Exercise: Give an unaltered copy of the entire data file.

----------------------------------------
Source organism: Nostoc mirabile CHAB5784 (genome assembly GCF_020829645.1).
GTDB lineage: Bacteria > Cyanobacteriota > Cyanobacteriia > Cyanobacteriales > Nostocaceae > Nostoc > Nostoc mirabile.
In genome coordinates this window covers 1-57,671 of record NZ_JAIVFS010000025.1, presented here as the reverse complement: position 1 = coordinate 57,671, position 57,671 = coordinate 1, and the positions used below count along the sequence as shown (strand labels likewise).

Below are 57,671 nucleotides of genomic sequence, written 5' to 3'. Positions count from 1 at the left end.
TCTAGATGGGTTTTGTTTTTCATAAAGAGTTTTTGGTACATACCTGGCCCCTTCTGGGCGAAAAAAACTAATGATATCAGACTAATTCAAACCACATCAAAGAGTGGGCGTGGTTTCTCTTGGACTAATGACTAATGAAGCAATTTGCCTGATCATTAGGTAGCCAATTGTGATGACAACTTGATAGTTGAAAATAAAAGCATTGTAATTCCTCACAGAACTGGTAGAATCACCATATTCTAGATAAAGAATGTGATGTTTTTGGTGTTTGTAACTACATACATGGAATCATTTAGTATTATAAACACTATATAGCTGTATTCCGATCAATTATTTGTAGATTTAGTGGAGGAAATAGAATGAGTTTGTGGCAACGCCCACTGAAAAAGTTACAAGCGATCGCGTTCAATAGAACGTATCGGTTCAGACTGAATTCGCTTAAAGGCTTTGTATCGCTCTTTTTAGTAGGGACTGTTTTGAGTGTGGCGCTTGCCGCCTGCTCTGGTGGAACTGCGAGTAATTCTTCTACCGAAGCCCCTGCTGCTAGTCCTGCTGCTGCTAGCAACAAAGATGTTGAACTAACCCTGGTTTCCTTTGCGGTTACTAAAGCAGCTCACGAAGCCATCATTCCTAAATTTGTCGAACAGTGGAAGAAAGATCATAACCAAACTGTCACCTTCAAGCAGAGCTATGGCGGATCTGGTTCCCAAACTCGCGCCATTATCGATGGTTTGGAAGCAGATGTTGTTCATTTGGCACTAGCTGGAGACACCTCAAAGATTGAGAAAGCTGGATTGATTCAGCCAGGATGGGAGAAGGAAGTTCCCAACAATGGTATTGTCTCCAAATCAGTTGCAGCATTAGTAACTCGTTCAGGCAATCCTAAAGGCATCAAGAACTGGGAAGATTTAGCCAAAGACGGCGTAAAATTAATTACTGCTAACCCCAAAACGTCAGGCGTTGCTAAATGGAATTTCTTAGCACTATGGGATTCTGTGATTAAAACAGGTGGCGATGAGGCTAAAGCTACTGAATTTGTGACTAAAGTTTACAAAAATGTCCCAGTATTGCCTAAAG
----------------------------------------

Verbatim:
Source organism: Nostoc mirabile CHAB5784 (genome assembly GCF_020829645.1).
GTDB lineage: Bacteria > Cyanobacteriota > Cyanobacteriia > Cyanobacteriales > Nostocaceae > Nostoc > Nostoc mirabile.
In genome coordinates this window covers 1-57,671 of record NZ_JAIVFS010000025.1, presented here as the reverse complement: position 1 = coordinate 57,671, position 57,671 = coordinate 1, and the positions used below count along the sequence as shown (strand labels likewise).

Below are 57,671 nucleotides of genomic sequence, written 5' to 3'. Positions count from 1 at the left end.
TCTAGATGGGTTTTGTTTTTCATAAAGAGTTTTTGGTACATACCTGGCCCCTTCTGGGCGAAAAAAACTAATGATATCAGACTAATTCAAACCACATCAAAGAGTGGGCGTGGTTTCTCTTGGACTAATGACTAATGAAGCAATTTGCCTGATCATTAGGTAGCCAATTGTGATGACAACTTGATAGTTGAAAATAAAAGCATTGTAATTCCTCACAGAACTGGTAGAATCACCATATTCTAGATAAAGAATGTGATGTTTTTGGTGTTTGTAACTACATACATGGAATCATTTAGTATTATAAACACTATATAGCTGTATTCCGATCAATTATTTGTAGATTTAGTGGAGGAAATAGAATGAGTTTGTGGCAACGCCCACTGAAAAAGTTACAAGCGATCGCGTTCAATAGAACGTATCGGTTCAGACTGAATTCGCTTAAAGGCTTTGTATCGCTCTTTTTAGTAGGGACTGTTTTGAGTGTGGCGCTTGCCGCCTGCTCTGGTGGAACTGCGAGTAATTCTTCTACCGAAGCCCCTGCTGCTAGTCCTGCTGCTGCTAGCAACAAAGATGTTGAACTAACCCTGGTTTCCTTTGCGGTTACTAAAGCAGCTCACGAAGCCATCATTCCTAAATTTGTCGAACAGTGGAAGAAAGATCATAACCAAACTGTCACCTTCAAGCAGAGCTATGGCGGATCTGGTTCCCAAACTCGCGCCATTATCGATGGTTTGGAAGCAGATGTTGTTCATTTGGCACTAGCTGGAGACACCTCAAAGATTGAGAAAGCTGGATTGATTCAGCCAGGATGGGAGAAGGAAGTTCCCAACAATGGTATTGTCTCCAAATCAGTTGCAGCATTAGTAACTCGTTCAGGCAATCCTAAAGGCATCAAGAACTGGGAAGATTTAGCCAAAGACGGCGTAAAATTAATTACTGCTAACCCCAAAACGTCAGGCGTTGCTAAATGGAATTTCTTAGCACTATGGGATTCTGTGATTAAAACAGGTGGCGATGAGGCTAAAGCTACTGAATTTGTGACTAAAGTTTACAAAAATGTCCCAGTATTGCCTAAAG